Thanks for writing - and first we would like to mention that it's awesome that you mentioned Ephesians 1. According to the AENT with Footnote, there is very deep meaning in this passage:
Ephesians 1: 17. That the Elohim of our Master Y'shua the Mashiyach, the Father of glory, may give to you the Spirit of Wisdom and of revelation in the recognition of him. (AENT)
Footnote: Four attributes (sefirot) of YHWH are being described in this one sentence: shubkha (Heb. Hod) = majesty/glory; chokhmata (Heb. Chokhma) = wisdom; gilyana (Heb. Shekhinah) = revelation/manisfestation; and yadai (Heb. Da'at) = spiritual knowledge. Two of these words are exact cognates, essentially the same words from the Hebrew. Two others are close synonyms. Rav Shaul uses a synonym for yadai earlier in this chapter: sakal, rendered as "spiritual understanding" in 1:8. Other attributes (sefirot) are very clearly described throughout this first chapter.
Moving on to your questions: Yes we can and should use them today, in our current lifestyle! The commandment to wear tzitzit was a "forever" command! Numbers 15:37-40:
Numbers 15: 37 ADONAI said to Moshe, 38 "Speak to the people of Isra'el, instructing them to make, through all their generations, tzitziyot on the corners of their garments, and to put with the tzitzit on each corner a blue thread. 39 It is to be a tzitzit for you to look at and thereby remember all of ADONAI's mitzvot and obey them, so that you won't go around wherever your own heart and eyes lead you to prostitute yourselves; 40 but it will help you remember and obey all my mitzvot and be holy for your God. 41 I am ADONAI your God, who brought you out of the land of Egypt in order to be your God. I am ADONAI your God." ( CJB)
Tzitzit are made with "loops" on the end so they can be looped around belt-loops on pants or dresses. Since the commandment is to "wear them on the corners of your garment", we often see tzitzit put on in pairs - 2 on your left hip, and two on your right hip, where the seams of the fabric of the pants or dress come together. Another way is to tie the tzizit onto a string or belt, which you can then wear around your waist, over any garment. Another way is to wear a "tallit katan" - sort of a "vest" with the tzitzit tied to the corners of the vest, which you then wear.
They can be purchased from a number of vendors on the Internet, if you have access to that and a credit card with which to make payment. Simply Google tzit-tzit - and bear in mind that most traditional shops do not include the blue thread, so in most cases, if you buy ready-made tzitzit, you must still take them apart, and re-assemble them with your own blue thread.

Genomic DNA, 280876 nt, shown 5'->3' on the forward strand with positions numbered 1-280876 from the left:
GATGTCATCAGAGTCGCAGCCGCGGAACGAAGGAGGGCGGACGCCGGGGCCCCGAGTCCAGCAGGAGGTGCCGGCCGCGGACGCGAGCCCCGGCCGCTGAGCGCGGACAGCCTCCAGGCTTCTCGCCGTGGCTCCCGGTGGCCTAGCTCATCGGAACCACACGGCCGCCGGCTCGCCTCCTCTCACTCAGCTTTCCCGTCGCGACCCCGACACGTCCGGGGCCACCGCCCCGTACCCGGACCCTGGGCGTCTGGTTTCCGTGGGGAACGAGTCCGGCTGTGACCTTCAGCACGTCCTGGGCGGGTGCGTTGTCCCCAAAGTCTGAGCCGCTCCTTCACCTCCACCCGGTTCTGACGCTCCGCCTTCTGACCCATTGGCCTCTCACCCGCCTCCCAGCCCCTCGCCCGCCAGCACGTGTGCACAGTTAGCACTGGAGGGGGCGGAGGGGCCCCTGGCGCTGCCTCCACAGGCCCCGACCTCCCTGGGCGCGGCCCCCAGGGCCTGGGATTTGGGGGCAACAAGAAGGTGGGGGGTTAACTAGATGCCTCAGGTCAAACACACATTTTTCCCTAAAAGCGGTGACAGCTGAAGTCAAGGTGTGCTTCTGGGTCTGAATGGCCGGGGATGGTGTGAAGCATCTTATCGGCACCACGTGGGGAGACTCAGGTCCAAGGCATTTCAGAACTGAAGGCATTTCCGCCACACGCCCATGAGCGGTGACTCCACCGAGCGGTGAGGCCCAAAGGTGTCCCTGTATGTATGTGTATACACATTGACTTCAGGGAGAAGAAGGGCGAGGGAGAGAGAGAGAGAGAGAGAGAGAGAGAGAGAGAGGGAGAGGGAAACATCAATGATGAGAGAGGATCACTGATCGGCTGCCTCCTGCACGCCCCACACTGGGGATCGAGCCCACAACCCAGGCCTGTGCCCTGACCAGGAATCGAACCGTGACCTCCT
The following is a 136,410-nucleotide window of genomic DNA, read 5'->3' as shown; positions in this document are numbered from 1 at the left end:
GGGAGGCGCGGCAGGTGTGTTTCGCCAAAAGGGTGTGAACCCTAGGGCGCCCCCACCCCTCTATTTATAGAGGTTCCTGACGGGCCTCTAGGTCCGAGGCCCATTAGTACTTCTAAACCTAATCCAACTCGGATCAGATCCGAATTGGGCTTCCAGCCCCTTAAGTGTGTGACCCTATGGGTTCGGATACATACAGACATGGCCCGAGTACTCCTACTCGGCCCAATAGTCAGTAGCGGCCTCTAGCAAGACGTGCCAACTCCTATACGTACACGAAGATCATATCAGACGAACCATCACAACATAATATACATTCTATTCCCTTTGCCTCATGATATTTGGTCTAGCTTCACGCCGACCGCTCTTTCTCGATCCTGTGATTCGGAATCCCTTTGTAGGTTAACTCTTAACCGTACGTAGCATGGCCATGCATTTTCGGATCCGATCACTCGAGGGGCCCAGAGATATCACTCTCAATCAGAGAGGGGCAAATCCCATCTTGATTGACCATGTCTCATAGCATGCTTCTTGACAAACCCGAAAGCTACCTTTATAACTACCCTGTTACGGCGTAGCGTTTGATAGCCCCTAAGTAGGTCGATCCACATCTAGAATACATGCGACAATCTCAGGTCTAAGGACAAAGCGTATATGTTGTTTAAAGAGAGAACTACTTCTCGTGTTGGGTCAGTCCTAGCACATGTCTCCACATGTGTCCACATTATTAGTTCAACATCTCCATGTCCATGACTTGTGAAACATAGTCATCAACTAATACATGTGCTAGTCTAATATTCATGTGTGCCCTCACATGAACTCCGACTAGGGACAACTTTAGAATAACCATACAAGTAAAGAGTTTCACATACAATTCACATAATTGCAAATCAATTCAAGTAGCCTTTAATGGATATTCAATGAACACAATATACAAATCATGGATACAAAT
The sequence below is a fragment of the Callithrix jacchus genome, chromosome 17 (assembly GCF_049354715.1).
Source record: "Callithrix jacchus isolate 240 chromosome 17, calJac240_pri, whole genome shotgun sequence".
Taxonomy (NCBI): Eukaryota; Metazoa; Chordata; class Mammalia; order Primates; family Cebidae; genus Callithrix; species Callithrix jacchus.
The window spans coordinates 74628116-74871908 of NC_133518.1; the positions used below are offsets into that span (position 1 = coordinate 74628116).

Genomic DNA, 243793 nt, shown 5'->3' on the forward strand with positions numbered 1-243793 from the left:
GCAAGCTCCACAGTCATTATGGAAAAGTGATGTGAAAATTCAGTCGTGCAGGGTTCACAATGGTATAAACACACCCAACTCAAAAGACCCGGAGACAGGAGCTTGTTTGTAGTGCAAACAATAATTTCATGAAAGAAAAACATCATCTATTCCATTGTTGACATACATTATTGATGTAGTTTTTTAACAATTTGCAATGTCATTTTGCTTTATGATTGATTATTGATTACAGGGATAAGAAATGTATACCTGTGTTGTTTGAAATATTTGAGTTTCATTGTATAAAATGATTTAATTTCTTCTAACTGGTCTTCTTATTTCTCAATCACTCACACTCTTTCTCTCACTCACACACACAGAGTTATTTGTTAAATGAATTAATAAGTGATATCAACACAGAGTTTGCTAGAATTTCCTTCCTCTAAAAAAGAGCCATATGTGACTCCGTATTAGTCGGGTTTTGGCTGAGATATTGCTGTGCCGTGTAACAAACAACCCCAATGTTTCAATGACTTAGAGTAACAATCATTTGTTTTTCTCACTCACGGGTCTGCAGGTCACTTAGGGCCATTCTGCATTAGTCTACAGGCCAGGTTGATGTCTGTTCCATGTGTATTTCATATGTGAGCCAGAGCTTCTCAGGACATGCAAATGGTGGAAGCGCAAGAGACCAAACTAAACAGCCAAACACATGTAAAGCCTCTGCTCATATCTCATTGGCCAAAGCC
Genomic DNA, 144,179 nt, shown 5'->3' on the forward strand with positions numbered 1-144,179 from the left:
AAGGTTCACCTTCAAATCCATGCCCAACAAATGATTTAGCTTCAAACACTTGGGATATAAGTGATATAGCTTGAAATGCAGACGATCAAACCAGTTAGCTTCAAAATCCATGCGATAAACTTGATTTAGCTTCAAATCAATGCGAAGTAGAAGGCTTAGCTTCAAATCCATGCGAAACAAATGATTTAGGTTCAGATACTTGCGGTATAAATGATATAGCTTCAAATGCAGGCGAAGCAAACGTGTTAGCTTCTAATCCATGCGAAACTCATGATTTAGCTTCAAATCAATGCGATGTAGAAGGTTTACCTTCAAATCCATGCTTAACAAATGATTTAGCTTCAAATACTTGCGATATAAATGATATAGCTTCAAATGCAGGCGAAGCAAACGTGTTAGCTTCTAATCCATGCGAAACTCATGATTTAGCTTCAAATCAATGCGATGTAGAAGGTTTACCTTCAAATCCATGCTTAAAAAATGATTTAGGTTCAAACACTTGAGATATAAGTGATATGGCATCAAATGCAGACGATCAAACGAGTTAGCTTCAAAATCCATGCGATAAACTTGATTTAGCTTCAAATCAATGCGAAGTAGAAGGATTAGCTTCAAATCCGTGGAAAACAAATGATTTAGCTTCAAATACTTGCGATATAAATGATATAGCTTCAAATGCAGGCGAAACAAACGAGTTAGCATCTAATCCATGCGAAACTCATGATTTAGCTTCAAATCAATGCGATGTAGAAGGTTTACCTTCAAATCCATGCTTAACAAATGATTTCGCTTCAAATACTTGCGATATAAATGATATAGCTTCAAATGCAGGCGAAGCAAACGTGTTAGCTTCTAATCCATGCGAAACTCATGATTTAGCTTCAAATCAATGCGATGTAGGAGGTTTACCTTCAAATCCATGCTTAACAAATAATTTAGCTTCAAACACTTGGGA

You can make Tzitzit from needlepoint or crochet thread or yarn, the kind called "chainette". Chainette threads are a particular type of round thread. They look like a long line of crochet loops and cannot be divided into individual strands. The kind we are familiar with is "Red Heart" brand, "Luster Sheen, No. 2, fine". All you need is a roll of white, and a roll of blue. You will use a whole lot more white than blue as each tzitzit requires 3 strands of white and 1 of blue. Tying your own takes some practice, but it is not hard. Click here for a site with some instructions.
You can buy the thread at any fabric store or from Judaica shops - but the Judaica shops will charge a whole lot more since they will already be cut to length, and packaged.
Depending on your situation, wearing Tzitzit in public is fine. But if you feel uncomfortable or fear being confronted about them, then wear them "tucked-in" where they do not show on the outside. Yahweh said "It is to be a Tzitzit for you to look at and thereby remember all of YAHWEH's mitzvot and obey them, so that you won't go around wherever your own heart and eyes lead you" - and you can still know they are with you, even though they are tucked-in. On the other hand, if want to wear them so others can see them, it will give you great opportunity to talk to others about the importance of Torah, and obedience to Yahweh.
For those who insist that women are NOT to wear tzitzit, please read the following.
Reread Numbers 15:37-40 above and ask yourself: Are only "men" the "sons/people of Israel"? Do only men need a tzitzit to "look at and thereby remember all of ADONAI's mitzvot and obey them, so that [they] won't go around wherever [their] own heart and eyes lead [them] to prostitute [them]selves"? Do only men need help to "remember and obey all [God's] mitzvot and be holy for God"?
Aramaic scholar Andrew Gabriel Roth explains: The Hebrew word B'NAY does in fact mean "sons"; however, the Rabbis admit there are times when it can be argued it's a mixed gender group and the term does not "turn" female until the whole group is designated "female". It is true also that a clearer word for "people" in Hebrew would be AM (people), but that doesn't mean B'NAY always and only means "sons"; it is a matter of interpretation that may never be resolved. However, there is nothing in the Torah that FORBIDS women specifically from wearing tzitzit either, and therefore, worst case, it is OPTIONAL for women to do so - but not a violation of Torah IF they opt to do so.
Below is an idea for women who wish to wear tzitzit...instead of tying and untying, simply place them on a belt: